Sombre faces and red eyes told the tale. Members of the Jamaica Constabulary Force (JCF) gathered at the May Pen Police Station in Clarendon yesterday, still trying to come to terms with the passing of divisional commander for the parish, Senior Superintendent of Police (SSP) Dathan Henry. Outside, the JCF flag was flown at half mast, a salute to the 27-year veteran who passed away early Sunday morning. Representatives from the Police Officers' Association, the Island Special Constabulary Force, and other groups came to mourn with their colleagues.
Police chaplain, Assistant Commissioner of Police Gary Welsh was on hand to give comfort to the grieving officers. He admonished those who had come to terms with the tragedy to help those still in shock at the death of the likeable lawman. He especially called for the station pastors and counsellors to meet with their fellow officers and offer solace. But all ears were especially transfixed as Deputy Commissioner of Police Jevene Bent revealed she knew Henry when he was an acting corporal at the Protective Services Division many years ago.
"I can't remember a week passing without us speaking on the phone," she said. "We used to have excellent debates about where the police force was, where we hoped for the police force to go."
She joked that at a recent sports event, she ribbed Henry that his stomach was getting too big.
"And he said, 'No, no, no, I've taken off 30 pounds'. I said, 'You need to take off a hundred'," she quipped, bringing some smiles and laughter to the room. She recalled incidents in which the love and respect Henry's charges had for him came out.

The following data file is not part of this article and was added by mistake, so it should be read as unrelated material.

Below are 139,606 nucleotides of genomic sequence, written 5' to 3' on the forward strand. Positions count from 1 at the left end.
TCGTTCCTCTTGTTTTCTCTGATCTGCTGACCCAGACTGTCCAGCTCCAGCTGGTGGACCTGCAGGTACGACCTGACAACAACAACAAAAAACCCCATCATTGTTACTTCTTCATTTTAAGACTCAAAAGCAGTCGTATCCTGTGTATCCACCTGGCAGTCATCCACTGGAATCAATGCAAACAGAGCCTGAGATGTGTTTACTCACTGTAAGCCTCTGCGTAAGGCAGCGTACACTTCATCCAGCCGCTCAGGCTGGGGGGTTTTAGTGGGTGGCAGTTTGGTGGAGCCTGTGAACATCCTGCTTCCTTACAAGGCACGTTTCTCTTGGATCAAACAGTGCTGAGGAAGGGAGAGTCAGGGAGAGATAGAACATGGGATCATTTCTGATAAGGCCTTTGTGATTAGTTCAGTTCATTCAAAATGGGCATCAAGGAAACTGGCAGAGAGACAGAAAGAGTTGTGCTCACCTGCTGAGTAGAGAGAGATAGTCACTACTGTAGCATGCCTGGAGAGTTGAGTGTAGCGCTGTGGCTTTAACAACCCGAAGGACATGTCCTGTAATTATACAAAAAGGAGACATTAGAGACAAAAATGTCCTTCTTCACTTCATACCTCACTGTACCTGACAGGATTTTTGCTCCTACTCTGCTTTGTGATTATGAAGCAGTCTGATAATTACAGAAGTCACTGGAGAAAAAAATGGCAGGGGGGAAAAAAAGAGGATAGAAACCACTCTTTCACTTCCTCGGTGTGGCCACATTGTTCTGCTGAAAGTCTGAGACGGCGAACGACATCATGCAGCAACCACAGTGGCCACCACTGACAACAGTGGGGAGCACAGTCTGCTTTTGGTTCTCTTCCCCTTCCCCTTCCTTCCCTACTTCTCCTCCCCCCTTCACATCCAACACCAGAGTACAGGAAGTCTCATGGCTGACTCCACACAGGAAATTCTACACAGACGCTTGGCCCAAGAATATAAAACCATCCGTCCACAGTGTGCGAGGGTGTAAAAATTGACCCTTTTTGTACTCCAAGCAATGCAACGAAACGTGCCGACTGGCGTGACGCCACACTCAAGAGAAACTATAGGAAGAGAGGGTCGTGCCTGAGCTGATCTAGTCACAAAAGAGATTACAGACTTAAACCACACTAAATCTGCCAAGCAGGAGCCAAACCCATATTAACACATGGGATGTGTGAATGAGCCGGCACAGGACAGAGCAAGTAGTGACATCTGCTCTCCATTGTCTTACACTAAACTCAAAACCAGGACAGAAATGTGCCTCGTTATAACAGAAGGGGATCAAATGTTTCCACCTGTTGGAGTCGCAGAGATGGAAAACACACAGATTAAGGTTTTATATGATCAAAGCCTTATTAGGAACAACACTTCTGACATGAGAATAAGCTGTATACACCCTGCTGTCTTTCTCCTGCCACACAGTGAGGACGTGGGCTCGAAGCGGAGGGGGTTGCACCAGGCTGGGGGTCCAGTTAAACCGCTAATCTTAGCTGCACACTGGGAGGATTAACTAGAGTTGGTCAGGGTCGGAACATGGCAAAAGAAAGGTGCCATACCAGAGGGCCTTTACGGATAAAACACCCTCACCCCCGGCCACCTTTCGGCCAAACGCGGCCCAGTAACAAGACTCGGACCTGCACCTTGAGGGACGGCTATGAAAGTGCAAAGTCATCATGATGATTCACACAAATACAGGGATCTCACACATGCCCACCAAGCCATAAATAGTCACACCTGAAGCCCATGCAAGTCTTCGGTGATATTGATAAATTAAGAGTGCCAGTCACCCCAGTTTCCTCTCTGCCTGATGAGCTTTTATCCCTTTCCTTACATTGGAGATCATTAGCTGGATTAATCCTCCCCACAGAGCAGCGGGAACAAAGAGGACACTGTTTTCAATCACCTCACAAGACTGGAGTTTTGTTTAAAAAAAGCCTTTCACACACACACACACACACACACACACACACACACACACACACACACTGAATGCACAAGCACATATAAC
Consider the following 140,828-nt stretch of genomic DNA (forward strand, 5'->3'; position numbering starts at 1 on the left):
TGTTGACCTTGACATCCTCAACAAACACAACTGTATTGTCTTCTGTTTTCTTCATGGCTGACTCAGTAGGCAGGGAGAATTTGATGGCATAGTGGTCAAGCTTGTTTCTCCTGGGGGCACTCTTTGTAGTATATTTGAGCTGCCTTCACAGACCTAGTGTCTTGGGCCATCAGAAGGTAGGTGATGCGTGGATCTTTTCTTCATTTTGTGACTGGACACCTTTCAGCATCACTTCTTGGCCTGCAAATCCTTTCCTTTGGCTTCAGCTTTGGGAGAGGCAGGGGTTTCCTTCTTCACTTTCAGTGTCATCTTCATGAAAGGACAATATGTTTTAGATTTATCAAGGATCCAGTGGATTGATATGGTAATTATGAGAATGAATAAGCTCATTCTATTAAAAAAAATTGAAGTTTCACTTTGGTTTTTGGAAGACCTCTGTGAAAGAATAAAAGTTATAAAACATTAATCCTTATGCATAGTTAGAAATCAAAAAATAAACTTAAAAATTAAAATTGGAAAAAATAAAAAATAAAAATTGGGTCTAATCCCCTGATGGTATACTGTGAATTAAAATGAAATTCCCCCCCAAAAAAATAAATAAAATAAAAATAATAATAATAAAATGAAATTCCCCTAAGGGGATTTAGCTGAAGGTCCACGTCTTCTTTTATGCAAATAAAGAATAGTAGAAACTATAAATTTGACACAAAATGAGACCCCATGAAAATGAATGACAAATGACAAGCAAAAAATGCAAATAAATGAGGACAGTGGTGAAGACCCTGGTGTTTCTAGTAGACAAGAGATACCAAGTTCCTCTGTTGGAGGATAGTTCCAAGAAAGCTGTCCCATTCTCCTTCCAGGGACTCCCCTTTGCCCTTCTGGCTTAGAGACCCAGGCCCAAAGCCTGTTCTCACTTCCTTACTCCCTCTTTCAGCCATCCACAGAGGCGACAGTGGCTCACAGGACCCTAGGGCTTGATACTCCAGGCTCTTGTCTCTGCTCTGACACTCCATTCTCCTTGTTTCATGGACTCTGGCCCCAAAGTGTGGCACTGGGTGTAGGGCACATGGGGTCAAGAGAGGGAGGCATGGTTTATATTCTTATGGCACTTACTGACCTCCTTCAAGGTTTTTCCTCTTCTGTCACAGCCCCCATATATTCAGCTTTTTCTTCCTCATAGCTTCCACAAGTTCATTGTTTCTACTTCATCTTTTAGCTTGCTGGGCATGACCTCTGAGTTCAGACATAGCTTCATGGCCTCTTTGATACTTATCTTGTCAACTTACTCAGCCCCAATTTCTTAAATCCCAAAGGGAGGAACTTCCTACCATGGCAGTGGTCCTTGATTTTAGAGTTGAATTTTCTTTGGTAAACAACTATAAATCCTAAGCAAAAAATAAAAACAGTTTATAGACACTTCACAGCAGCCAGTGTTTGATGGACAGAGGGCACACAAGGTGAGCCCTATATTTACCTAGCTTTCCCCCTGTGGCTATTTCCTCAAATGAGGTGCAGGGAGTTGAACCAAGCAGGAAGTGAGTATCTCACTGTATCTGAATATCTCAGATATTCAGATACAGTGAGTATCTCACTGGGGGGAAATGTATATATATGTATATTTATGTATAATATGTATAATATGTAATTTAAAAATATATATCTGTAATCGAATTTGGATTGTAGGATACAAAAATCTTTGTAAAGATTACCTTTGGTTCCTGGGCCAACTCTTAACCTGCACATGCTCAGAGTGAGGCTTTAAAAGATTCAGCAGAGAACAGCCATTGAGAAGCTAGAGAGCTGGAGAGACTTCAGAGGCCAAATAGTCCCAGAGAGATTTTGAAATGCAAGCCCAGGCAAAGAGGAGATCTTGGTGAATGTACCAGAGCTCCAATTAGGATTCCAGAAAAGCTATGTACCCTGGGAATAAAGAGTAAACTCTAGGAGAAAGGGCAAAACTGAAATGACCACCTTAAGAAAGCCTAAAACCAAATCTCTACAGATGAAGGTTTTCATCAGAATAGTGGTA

"The feeling I got was here is a commanding officer who the men and women ... could go to him at any time."
She told them to grieve but to remember that Henry was a worker who led from the front and whose record and reputation had no blemishes.
"His integrity was never in question," she said.
She encouraged them to take the excellent lessons he taught them and remember the quality of his leadership. She called him an intelligent crime fighter who had helped clean up the troublesome division.
Bent described Henry as her "little brother" who she watched grow up in the force.
But as the tears threatened to spill over, the JCF veteran steeled herself to remind the personnel that they still had a job to do.
"We are police officers. We are supposed to be resilient. The people out there, even though within their hearts they expect us to grieve, but they also expect us to perform," she said, noting that Henry and his team in Clarendon had done the JCF and Jamaica proud. "When you go out there, his memory should be something that you embrace and that you continue and say 'I am not going to let him down even in death' and so I encourage you... to just be strong and trust God," she said.
Henry's death came just days after the funeral of Inspector C.A. Watkis of the same police station. Bent also revealed how Henry was instrumental in accessing surgery for Watkis.
Believed in others' welfare
"Although he (Henry) was a crime fighter, he was a caring crime fighter who believed in the welfare of his men and women," she said.
Henry also served in the St Andrew North and St Andrew Central divisions as well as the Professional Standards Branch. He was also credited as one of the pioneers of community policing.
SSP Michael Bailey, who was originally seconded from Kingston East division to head the parish for two months as Henry was slated for a strategic management course, was adamant there would be no let up on the criminals. He assured the public and business sector that the police would continue and even try to improve on the gains made in the parish.
"There is no opportunity for rampant crime in Clarendon. We are not going to give the criminal element any holiday... to wreak havoc on the good citizens of Clarendon," he said firmly.
Bent vowed: "Just as we were there for Dathan, we will be here for you."
Bailey promised a doubling of the efforts in the parish which last year saw its lowest murder count since 1994.